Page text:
Sophie's world is basically "what philosophy should be...but isn't". It's partially a novel of a young girl (Sophie) who starts to get private philosophy lessons from a mysterious teacher. It's not heavy-handed at all, but explores the deep questions of our existence. The other part is an actual course on Western philosophy. This might seem boring at times, but because this as well is written in human language (ever tried reading philosophy? It has so many definitions and phrases that it's not even funny anymore) it's interesting as well. It's a child's book...but one that doesn't patronize you.

    The great and secret show...it's especially the first part (say about 50 or 60 pages) that truly sets the stage. It's a struggle that you can define as 'good versus evil', but not JUST that. It's about a world behind this world, and two persons working together to explore this, and in the end realizing they're on opposite sides. And it starts unusual but in a very believable manner.
    The rest of the book is great as well. Barker is very good at building a fantasy world (Imajica, Weaveworld and Abarat are also among my favorite literature) but this one stands out even among these (Everville, however, is but an 'okay' sequel).

    The never ending story...I've seen the 80s/90s movies first (1st and 2nd, that is). The book explores the lore far, far better. Okay, it's (again) a child's book. But one I hold very deeply in my heart.


    The last two...I really don't know how to say it better. I've mentioned that I'm into BDSM a few times, but as this is a gaming forum, it's not something I talk about a lot (why should you? We're here to discuss games. Okay, and some other things. But I'm certainly not here to convince anyone. And I'm not sure I want to talk about it, considering minors might be listening). But to me, I REALLY wished I came across these books about ten years earlier. But noooo...my local library only had a copy of "histoire d'O". Don't get me wrong: it was a novel that was far ahead of its time and turned some ideas of feminism on its head. However, times have changed and things are far more normalized now. The idea that BDSM is some sort of strict hierarchy where wearing latex/leather is obligated, things are all about pain (if they're not about bondage), and so on and so on. The problem is also partially because we don't especially distance ourselves from any of it, but rather encourage interested people into (safely) experimenting with sexual ideas to see what fits them.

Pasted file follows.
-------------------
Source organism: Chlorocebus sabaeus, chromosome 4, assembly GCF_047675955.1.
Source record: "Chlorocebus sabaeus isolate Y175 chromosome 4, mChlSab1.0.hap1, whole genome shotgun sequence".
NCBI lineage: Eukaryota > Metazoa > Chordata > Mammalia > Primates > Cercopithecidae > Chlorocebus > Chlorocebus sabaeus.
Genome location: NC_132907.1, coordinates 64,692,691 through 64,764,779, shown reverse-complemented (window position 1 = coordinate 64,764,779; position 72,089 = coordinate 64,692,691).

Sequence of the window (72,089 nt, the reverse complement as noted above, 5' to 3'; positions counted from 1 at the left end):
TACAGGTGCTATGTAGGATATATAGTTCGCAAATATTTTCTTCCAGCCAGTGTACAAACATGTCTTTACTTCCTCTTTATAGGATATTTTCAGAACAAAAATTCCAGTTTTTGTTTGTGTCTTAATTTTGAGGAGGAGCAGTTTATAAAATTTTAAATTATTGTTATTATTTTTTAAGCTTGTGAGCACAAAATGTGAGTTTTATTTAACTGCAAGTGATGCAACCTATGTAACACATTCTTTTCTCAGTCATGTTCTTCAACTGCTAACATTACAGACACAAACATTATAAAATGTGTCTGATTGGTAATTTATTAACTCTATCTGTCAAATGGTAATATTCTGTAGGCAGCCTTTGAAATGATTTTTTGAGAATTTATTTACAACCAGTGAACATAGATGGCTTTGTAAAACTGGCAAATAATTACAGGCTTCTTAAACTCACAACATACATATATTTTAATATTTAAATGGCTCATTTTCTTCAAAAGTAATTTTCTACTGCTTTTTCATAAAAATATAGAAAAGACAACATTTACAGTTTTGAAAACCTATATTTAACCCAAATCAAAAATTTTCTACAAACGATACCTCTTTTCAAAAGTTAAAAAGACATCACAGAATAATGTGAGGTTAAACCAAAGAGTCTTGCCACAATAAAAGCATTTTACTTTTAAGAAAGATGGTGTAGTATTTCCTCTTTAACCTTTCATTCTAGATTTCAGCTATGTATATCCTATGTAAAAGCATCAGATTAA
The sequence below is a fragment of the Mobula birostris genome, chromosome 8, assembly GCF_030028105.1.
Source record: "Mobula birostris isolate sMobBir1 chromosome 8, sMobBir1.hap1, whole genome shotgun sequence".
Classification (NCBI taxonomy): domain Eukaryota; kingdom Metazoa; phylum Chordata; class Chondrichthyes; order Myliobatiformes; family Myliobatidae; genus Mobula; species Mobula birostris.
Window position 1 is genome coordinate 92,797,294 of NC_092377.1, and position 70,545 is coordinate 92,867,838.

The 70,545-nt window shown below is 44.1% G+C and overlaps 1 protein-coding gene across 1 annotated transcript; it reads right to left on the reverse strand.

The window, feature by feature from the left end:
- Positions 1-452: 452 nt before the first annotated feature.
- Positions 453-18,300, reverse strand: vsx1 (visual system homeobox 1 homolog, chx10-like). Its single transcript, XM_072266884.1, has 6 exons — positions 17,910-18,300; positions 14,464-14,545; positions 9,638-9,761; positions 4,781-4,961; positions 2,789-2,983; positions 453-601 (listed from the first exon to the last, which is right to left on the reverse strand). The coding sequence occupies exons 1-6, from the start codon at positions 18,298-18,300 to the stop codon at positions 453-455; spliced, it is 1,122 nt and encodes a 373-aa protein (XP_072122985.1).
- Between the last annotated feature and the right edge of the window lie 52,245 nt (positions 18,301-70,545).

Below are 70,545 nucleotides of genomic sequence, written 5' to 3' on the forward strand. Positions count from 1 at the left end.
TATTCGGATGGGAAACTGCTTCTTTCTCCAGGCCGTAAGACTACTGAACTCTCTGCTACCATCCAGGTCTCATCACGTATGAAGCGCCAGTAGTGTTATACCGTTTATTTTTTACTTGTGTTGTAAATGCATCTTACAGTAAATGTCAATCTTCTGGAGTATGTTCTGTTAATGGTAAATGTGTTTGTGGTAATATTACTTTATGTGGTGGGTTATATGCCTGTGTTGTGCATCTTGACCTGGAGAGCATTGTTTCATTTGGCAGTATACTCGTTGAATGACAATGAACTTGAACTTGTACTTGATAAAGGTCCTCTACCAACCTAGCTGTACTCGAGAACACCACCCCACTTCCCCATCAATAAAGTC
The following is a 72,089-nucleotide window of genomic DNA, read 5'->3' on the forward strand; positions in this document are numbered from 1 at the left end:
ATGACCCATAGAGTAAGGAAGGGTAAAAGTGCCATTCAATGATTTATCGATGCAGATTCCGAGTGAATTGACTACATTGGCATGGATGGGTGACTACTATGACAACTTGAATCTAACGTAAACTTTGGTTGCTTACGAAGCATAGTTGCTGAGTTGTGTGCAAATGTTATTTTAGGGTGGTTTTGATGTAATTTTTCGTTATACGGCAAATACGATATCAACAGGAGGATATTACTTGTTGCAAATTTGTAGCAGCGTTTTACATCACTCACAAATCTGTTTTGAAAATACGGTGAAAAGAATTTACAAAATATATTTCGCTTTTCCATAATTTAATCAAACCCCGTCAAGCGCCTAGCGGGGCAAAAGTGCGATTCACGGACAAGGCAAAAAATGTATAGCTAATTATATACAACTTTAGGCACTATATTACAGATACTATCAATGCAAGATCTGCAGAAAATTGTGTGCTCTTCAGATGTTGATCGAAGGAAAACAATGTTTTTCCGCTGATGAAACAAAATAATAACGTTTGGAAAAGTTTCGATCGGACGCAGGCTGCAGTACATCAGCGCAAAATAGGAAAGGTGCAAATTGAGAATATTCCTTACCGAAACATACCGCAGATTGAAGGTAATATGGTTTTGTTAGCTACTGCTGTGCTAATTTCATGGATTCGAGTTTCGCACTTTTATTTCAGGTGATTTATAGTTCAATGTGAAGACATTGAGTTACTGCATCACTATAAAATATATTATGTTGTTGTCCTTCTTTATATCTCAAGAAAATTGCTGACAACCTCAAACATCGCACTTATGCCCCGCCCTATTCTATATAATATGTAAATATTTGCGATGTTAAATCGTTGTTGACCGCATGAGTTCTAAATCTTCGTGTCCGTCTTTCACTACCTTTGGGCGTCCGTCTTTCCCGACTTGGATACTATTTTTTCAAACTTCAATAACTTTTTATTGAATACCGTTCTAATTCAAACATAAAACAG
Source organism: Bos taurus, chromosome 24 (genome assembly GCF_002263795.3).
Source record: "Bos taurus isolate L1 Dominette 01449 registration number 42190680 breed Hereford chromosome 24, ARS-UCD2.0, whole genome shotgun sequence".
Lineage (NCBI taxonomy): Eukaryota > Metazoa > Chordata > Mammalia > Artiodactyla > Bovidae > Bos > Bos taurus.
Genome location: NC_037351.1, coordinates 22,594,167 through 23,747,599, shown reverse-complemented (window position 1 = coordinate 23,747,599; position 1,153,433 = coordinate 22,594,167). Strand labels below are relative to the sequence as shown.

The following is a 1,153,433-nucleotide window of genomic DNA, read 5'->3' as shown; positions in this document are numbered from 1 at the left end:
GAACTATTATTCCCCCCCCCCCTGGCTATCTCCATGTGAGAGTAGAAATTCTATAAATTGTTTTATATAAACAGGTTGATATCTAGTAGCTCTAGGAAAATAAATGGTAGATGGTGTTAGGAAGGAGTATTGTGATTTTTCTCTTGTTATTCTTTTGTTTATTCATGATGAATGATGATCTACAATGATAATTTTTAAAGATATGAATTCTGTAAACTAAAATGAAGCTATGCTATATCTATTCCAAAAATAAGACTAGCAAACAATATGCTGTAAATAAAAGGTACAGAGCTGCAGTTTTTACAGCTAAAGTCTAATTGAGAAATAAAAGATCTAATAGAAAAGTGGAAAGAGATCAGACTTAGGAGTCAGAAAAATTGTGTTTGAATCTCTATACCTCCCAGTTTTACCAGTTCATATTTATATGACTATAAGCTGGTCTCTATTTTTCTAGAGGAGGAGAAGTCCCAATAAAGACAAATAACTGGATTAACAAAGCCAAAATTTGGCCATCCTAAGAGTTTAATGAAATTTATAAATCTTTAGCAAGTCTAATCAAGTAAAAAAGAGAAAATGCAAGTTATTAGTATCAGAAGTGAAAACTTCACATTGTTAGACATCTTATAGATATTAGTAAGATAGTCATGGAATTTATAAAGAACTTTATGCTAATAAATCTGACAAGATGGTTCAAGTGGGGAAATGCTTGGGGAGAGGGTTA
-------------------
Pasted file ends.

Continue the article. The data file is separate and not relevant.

And that's where these books shine. The new bottoming book is mostly about the submissive/masochistic/receiving/bottoming side (yeah...we've got a whole bunch of names to give to the person to that person), the new topping book is more about the dominant/sadistic/giving/topping side (I could probably list about ten different names for somewhat the same activity :P ). But both are written in a clear, simple, personal-but-effective way. The reason I wanted these books read ten years earlier is because those stories of O and writings of De Sade made me think I was a weird creep. Since then, I learned to accept that part ("okay, so I AM a weird creep. Sure beats being boring B-)"), because consensuality is key. Everything that's been done to one another is with full agreement and within what they can and want to handle.
    ...and I can just keep on yapping about it, but again: it's all in the book. An absolute must if you're unsure on your sexual preferences but want to know about it. If it's nothing for you but you've got a friend, then Easton and Hardi's "When someone you know is kinky" is probably a better book for you (haven't read that, but basically everything they write is great. Including "the ethical slut", which deals with polyamory, btw).
     
  14. hentymiller

    hentymiller Member

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    Just read Breathe by Kristen Ashley. I really like romances and wanted to read something to escape for a bit.
     
  15. ZakICarey

    ZakICarey Newbie

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    Definitely Martin's "A song of ice and fire"